Configuring information systems and work practices for each other

What competences are needed locally?

Morten Hertzum, Jesper Simonsen

Research output: Contribution to journalJournal articleResearchpeer-review

Abstract

Previously technical design was the realm of software engineers; now it is increasingly completed by users who configure systems after go-live. To exploit the possibilities afforded by systems the users also adapt their practices in response to their systems. The process of configuring systems and practices for each other is rich in local particulars, protracted in time, and demanding in competences. In this study we catalog the competences needed locally to accomplish change by configuring systems and practices for each other. The empirical context for the study is a project about reducing hospital patients’ fasting time before surgical operations. We identify and describe 21 competences that must be present locally. They form seven types: managing projects, understanding practice, understanding technology, preparing change, making change, assessing change, and personal traits. The project participants display the competence types with varying frequencies, thereby for example indicating that understanding practice is a larger issue than understanding technology. Preparing and making change are, probably, the two competence types that are most thinly spread locally. The catalog of the competences needed locally to configure systems and practices for each other after go-live can inform decisions about project staffing, competence building, and – more generally – curriculum development.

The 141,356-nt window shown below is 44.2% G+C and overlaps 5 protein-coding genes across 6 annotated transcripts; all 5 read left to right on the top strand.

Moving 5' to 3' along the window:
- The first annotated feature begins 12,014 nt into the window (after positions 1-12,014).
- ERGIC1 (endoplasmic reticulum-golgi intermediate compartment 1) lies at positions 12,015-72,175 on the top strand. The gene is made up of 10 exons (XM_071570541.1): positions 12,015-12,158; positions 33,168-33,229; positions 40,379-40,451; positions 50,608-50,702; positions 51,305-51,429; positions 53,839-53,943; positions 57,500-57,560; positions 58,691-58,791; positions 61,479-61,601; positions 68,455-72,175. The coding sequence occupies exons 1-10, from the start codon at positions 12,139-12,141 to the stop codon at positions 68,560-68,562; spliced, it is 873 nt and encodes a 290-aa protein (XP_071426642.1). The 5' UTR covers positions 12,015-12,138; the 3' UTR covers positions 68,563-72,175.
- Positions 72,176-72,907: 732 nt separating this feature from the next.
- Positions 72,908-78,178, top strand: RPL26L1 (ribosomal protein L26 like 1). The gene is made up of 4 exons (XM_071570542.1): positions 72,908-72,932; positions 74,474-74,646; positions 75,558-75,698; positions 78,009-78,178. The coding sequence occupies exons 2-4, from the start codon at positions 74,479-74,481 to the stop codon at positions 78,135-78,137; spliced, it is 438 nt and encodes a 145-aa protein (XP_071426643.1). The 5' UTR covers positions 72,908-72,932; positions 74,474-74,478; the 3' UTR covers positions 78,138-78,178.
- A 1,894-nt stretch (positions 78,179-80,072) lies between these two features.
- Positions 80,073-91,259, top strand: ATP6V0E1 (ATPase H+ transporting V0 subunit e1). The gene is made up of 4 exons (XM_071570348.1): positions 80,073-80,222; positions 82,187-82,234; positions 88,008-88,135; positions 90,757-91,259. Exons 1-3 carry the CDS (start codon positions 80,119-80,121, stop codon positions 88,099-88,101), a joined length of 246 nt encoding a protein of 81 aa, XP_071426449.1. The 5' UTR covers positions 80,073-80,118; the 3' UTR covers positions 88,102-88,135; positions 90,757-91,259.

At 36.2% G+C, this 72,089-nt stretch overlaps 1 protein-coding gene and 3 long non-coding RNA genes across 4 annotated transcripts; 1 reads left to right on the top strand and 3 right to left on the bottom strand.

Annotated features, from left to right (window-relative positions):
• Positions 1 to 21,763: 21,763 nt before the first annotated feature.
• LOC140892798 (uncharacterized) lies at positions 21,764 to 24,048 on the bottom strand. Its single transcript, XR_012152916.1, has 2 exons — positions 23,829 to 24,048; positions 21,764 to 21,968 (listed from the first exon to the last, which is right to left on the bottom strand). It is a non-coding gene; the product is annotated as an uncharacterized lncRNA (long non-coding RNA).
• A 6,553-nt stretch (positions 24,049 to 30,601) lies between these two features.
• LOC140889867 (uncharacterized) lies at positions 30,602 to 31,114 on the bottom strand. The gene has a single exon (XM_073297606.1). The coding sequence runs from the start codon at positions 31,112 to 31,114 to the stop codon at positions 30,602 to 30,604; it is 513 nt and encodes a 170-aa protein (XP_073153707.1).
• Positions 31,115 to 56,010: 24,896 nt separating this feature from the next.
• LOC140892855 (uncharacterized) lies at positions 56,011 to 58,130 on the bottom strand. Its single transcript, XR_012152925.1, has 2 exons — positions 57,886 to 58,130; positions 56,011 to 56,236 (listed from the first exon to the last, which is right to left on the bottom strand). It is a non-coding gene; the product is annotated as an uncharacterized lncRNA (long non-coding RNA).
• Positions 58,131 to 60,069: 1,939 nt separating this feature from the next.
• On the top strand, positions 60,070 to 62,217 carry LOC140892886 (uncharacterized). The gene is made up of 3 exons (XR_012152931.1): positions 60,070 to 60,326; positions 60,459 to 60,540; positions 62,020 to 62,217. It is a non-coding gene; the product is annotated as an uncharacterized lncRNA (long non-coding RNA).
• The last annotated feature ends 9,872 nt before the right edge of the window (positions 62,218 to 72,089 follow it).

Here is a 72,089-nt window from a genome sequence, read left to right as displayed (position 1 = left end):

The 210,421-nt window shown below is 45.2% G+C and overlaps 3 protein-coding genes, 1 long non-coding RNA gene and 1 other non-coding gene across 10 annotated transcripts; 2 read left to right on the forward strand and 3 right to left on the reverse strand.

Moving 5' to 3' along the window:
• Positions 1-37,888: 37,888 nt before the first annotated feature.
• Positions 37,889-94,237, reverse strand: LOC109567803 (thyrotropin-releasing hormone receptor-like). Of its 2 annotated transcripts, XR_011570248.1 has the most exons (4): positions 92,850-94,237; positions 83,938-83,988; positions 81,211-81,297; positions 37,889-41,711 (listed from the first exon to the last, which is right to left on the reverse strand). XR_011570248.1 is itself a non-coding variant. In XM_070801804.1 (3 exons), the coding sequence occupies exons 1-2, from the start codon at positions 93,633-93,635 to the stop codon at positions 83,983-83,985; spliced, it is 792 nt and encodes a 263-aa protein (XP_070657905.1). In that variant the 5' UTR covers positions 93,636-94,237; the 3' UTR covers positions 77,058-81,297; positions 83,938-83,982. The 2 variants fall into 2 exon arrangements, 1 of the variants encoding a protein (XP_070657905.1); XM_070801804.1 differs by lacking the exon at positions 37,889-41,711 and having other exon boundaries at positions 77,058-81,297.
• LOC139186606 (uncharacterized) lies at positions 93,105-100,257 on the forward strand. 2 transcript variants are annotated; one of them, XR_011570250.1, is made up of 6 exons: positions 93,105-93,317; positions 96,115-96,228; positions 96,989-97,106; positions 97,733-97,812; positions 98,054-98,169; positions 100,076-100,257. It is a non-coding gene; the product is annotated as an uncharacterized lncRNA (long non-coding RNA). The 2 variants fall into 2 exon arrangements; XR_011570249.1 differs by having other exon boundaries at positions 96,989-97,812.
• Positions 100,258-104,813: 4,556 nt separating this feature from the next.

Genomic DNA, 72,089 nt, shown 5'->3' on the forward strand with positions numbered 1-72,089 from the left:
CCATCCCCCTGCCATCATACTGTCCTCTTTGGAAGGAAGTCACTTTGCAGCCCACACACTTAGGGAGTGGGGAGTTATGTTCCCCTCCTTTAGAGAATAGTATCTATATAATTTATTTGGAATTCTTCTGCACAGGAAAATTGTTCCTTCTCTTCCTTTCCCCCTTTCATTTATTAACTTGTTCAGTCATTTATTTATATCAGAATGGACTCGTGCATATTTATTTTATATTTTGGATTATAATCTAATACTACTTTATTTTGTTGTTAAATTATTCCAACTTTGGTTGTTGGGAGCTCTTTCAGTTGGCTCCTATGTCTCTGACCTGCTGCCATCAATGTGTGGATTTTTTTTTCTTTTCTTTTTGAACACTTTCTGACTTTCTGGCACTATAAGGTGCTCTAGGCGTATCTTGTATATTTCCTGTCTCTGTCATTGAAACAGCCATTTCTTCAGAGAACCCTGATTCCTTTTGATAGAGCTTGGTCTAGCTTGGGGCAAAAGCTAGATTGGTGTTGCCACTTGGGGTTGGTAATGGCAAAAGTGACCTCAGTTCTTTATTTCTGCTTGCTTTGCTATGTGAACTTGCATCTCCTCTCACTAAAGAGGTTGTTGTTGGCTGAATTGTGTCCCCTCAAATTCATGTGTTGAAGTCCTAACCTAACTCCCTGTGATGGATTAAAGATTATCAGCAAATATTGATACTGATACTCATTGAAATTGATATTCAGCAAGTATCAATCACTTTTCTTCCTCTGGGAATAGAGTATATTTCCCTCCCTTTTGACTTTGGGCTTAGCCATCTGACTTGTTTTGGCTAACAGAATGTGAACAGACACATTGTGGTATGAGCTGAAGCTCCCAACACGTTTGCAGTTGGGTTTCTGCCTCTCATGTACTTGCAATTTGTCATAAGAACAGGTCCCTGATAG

Original languageEnglish
JournalInternational Journal of Human-Computer Studies
Volume122
Pages (from-to)242-255
Number of pages14
ISSN1071-5819
DOIs
Publication statusPublished - 1 Feb 2019

Keywords

  • Competences
  • Sociotechnical change
  • Systems implementation
  • Design in use
  • Configurability
  • User-driven design

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